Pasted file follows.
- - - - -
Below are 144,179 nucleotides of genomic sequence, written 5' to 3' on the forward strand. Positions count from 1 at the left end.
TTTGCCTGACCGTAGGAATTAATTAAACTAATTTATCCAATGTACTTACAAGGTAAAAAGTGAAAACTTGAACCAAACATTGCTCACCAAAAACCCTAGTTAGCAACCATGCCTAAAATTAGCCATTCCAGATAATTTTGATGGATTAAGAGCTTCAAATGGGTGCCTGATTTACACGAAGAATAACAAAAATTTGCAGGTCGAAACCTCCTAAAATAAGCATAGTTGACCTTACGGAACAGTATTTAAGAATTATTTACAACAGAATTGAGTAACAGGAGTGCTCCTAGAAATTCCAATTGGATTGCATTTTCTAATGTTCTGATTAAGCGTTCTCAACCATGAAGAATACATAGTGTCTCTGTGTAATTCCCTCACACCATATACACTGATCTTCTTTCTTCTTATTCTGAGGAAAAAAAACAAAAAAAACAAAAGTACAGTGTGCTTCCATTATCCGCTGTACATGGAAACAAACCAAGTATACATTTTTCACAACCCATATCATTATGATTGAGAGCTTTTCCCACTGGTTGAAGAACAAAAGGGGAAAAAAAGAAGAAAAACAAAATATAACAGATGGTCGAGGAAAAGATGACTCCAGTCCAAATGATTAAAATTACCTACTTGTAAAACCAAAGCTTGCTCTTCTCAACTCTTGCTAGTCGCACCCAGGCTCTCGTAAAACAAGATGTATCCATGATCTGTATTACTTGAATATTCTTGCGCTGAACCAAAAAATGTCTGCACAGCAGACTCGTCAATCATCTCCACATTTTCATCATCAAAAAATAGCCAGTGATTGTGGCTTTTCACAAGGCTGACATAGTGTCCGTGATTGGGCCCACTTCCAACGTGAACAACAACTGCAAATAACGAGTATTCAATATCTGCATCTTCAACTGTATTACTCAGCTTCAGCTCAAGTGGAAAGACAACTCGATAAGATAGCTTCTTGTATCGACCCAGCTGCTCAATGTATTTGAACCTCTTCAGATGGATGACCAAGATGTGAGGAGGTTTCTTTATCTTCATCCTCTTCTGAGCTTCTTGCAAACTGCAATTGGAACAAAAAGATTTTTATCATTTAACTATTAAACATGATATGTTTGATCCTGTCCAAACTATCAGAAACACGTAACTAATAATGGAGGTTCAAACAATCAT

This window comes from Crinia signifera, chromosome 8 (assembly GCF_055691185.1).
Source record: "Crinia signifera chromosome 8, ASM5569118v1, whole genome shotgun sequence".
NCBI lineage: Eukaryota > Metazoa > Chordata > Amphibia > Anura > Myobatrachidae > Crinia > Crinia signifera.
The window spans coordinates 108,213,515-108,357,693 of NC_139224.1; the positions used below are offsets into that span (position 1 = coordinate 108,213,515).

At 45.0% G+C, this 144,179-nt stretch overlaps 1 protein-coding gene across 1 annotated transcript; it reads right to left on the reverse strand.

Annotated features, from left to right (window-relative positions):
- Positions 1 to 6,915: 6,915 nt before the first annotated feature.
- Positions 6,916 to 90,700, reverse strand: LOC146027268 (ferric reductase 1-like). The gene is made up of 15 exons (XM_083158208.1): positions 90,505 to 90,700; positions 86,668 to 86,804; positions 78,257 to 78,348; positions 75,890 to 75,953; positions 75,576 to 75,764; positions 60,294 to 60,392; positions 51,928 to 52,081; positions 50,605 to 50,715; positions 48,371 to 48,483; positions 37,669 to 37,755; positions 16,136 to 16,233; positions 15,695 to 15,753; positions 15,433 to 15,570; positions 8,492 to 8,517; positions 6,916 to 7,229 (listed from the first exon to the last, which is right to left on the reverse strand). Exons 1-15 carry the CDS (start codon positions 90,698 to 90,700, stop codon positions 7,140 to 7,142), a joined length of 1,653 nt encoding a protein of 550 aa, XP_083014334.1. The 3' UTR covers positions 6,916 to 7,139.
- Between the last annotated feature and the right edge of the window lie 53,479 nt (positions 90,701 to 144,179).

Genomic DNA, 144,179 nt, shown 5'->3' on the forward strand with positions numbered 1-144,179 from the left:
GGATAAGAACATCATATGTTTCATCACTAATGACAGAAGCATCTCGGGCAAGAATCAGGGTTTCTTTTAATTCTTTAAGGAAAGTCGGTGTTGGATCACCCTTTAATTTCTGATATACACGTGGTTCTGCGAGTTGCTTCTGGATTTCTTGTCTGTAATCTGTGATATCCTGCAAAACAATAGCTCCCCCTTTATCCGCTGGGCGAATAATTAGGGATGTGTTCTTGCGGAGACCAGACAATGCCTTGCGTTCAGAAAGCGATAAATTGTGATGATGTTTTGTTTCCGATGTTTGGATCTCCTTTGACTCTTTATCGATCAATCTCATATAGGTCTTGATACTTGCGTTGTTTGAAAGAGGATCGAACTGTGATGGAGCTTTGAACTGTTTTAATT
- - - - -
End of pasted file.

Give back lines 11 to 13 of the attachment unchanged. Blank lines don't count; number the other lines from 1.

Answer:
- Between the last annotated feature and the right edge of the window lie 53,479 nt (positions 90,701 to 144,179).

Genomic DNA, 144,179 nt, shown 5'->3' on the forward strand with positions numbered 1-144,179 from the left:
GGATAAGAACATCATATGTTTCATCACTAATGACAGAAGCATCTCGGGCAAGAATCAGGGTTTCTTTTAATTCTTTAAGGAAAGTCGGTGTTGGATCACCCTTTAATTTCTGATATACACGTGGTTCTGCGAGTTGCTTCTGGATTTCTTGTCTGTAATCTGTGATATCCTGCAAAACAATAGCTCCCCCTTTATCCGCTGGGCGAATAATTAGGGATGTGTTCTTGCGGAGACCAGACAATGCCTTGCGTTCAGAAAGCGATAAATTGTGATGATGTTTTGTTTCCGATGTTTGGATCTCCTTTGACTCTTTATCGATCAATCTCATATAGGTCTTGATACTTGCGTTGTTTGAAAGAGGATCGAACTGTGATGGAGCTTTGAACTGTTTTAATT